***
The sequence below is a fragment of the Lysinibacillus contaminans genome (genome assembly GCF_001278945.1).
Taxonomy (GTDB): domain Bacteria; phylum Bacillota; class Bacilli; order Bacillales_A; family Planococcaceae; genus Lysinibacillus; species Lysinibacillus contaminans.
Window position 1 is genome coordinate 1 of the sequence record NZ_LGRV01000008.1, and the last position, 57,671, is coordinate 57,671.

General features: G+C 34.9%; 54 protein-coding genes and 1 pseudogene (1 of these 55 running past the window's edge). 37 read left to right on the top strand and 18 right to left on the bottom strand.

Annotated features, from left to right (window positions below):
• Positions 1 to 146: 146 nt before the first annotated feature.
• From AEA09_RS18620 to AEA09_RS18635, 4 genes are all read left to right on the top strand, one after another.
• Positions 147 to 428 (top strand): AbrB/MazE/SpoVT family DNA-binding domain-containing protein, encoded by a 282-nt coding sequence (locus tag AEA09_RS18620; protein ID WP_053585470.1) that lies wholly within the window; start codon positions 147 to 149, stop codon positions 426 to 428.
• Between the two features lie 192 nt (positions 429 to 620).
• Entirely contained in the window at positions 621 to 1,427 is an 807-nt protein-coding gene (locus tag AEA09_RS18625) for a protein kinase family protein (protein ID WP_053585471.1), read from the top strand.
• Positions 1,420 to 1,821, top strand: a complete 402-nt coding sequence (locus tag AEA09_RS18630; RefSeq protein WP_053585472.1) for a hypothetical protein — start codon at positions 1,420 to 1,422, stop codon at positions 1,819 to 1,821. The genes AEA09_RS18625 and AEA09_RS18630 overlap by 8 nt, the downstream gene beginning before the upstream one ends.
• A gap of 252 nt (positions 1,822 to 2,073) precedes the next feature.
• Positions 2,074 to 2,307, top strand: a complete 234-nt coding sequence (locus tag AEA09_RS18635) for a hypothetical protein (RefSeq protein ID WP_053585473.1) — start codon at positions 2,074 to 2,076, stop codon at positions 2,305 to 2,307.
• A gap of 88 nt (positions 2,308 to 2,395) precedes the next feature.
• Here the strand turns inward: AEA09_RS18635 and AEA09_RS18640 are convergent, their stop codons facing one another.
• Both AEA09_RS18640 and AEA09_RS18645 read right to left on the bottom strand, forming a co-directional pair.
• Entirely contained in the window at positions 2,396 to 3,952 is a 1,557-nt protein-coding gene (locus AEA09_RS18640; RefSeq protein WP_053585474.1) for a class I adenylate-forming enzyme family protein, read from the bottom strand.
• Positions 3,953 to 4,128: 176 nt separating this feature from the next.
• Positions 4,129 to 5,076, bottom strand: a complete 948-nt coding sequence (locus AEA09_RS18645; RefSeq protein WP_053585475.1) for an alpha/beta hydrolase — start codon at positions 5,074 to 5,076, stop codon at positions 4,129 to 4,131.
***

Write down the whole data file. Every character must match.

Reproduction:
The sequence below is a fragment of the Lysinibacillus contaminans genome (genome assembly GCF_001278945.1).
Taxonomy (GTDB): domain Bacteria; phylum Bacillota; class Bacilli; order Bacillales_A; family Planococcaceae; genus Lysinibacillus; species Lysinibacillus contaminans.
Window position 1 is genome coordinate 1 of the sequence record NZ_LGRV01000008.1, and the last position, 57,671, is coordinate 57,671.

General features: G+C 34.9%; 54 protein-coding genes and 1 pseudogene (1 of these 55 running past the window's edge). 37 read left to right on the top strand and 18 right to left on the bottom strand.

Annotated features, from left to right (window positions below):
• Positions 1 to 146: 146 nt before the first annotated feature.
• From AEA09_RS18620 to AEA09_RS18635, 4 genes are all read left to right on the top strand, one after another.
• Positions 147 to 428 (top strand): AbrB/MazE/SpoVT family DNA-binding domain-containing protein, encoded by a 282-nt coding sequence (locus tag AEA09_RS18620; protein ID WP_053585470.1) that lies wholly within the window; start codon positions 147 to 149, stop codon positions 426 to 428.
• Between the two features lie 192 nt (positions 429 to 620).
• Entirely contained in the window at positions 621 to 1,427 is an 807-nt protein-coding gene (locus tag AEA09_RS18625) for a protein kinase family protein (protein ID WP_053585471.1), read from the top strand.
• Positions 1,420 to 1,821, top strand: a complete 402-nt coding sequence (locus tag AEA09_RS18630; RefSeq protein WP_053585472.1) for a hypothetical protein — start codon at positions 1,420 to 1,422, stop codon at positions 1,819 to 1,821. The genes AEA09_RS18625 and AEA09_RS18630 overlap by 8 nt, the downstream gene beginning before the upstream one ends.
• A gap of 252 nt (positions 1,822 to 2,073) precedes the next feature.
• Positions 2,074 to 2,307, top strand: a complete 234-nt coding sequence (locus tag AEA09_RS18635) for a hypothetical protein (RefSeq protein ID WP_053585473.1) — start codon at positions 2,074 to 2,076, stop codon at positions 2,305 to 2,307.
• A gap of 88 nt (positions 2,308 to 2,395) precedes the next feature.
• Here the strand turns inward: AEA09_RS18635 and AEA09_RS18640 are convergent, their stop codons facing one another.
• Both AEA09_RS18640 and AEA09_RS18645 read right to left on the bottom strand, forming a co-directional pair.
• Entirely contained in the window at positions 2,396 to 3,952 is a 1,557-nt protein-coding gene (locus AEA09_RS18640; RefSeq protein WP_053585474.1) for a class I adenylate-forming enzyme family protein, read from the bottom strand.
• Positions 3,953 to 4,128: 176 nt separating this feature from the next.
• Positions 4,129 to 5,076, bottom strand: a complete 948-nt coding sequence (locus AEA09_RS18645; RefSeq protein WP_053585475.1) for an alpha/beta hydrolase — start codon at positions 5,074 to 5,076, stop codon at positions 4,129 to 4,131.